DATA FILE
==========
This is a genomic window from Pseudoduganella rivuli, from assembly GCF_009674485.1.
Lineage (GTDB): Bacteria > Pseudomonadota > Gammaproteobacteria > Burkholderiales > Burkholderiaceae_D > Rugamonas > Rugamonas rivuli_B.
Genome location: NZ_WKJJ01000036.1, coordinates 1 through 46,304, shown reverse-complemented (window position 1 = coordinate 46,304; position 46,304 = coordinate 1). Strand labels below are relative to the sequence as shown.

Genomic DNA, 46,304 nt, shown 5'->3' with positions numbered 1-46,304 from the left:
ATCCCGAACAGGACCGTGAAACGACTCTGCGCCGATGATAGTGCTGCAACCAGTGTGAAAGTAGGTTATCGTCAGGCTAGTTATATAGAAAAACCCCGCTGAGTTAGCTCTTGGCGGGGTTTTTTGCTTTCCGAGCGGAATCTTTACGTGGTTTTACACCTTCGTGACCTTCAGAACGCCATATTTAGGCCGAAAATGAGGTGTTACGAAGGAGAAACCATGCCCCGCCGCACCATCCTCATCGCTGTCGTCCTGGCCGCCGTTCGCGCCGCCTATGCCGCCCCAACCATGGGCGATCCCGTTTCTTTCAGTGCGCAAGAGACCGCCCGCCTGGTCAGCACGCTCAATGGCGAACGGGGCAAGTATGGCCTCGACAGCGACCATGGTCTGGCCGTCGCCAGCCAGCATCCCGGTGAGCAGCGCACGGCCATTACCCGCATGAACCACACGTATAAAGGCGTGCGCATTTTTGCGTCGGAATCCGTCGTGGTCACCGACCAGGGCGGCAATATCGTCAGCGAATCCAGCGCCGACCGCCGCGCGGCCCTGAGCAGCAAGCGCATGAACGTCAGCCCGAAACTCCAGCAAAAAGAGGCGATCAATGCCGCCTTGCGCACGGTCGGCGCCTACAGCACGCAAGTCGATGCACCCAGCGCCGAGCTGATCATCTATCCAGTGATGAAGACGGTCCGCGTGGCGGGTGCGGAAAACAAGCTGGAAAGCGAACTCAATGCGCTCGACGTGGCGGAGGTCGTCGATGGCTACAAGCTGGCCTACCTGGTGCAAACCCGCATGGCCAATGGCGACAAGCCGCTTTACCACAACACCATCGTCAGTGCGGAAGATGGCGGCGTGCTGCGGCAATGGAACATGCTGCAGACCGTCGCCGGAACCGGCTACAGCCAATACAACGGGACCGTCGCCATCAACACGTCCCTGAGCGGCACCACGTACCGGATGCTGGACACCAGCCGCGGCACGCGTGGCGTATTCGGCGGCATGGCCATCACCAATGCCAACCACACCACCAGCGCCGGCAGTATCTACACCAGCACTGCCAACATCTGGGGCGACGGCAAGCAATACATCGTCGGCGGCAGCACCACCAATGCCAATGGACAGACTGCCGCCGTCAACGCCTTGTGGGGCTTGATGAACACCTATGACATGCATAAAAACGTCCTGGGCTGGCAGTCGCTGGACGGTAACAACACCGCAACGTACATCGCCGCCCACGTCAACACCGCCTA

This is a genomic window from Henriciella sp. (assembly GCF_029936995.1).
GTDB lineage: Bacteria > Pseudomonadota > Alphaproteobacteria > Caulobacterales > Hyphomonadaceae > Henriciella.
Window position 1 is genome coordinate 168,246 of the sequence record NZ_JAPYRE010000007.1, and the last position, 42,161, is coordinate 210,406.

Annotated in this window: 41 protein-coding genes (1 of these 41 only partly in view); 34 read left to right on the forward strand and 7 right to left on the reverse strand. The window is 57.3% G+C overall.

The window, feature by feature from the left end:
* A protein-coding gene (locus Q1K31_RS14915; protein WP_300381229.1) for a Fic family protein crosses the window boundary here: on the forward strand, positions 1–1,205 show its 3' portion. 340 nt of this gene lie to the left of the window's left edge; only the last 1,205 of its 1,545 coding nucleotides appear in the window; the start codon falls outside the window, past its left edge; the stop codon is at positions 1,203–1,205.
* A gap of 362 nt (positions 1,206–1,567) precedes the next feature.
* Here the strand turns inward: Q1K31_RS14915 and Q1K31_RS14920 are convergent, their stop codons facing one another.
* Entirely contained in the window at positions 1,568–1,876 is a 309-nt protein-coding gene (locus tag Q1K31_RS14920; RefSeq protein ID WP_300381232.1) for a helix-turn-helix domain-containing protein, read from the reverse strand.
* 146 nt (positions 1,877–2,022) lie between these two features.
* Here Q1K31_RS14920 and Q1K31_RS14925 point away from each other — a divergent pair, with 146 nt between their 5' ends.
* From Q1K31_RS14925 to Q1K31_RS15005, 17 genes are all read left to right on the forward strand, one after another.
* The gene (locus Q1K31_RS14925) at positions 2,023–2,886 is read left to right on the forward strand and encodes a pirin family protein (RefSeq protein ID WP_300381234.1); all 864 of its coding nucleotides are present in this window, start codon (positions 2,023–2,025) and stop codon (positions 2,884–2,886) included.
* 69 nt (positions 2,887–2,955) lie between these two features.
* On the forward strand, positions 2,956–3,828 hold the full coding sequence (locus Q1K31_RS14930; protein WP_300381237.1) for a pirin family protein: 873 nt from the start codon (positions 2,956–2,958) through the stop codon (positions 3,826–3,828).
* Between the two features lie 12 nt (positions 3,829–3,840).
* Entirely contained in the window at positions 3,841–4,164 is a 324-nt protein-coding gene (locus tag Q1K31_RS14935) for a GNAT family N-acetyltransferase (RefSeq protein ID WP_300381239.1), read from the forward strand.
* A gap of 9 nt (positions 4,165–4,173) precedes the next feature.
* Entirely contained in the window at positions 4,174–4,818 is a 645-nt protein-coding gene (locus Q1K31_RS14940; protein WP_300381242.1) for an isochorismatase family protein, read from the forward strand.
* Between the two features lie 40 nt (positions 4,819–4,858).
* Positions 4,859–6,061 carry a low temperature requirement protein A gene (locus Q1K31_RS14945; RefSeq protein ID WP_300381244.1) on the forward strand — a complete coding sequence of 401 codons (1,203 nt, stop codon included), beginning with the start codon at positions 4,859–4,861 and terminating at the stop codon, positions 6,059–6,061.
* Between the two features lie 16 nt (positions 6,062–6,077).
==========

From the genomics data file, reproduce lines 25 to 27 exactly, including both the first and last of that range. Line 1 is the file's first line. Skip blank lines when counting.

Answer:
* Between the two features lie 40 nt (positions 4,819–4,858).
* Positions 4,859–6,061 carry a low temperature requirement protein A gene (locus Q1K31_RS14945; RefSeq protein ID WP_300381244.1) on the forward strand — a complete coding sequence of 401 codons (1,203 nt, stop codon included), beginning with the start codon at positions 4,859–4,861 and terminating at the stop codon, positions 6,059–6,061.
* Between the two features lie 16 nt (positions 6,062–6,077).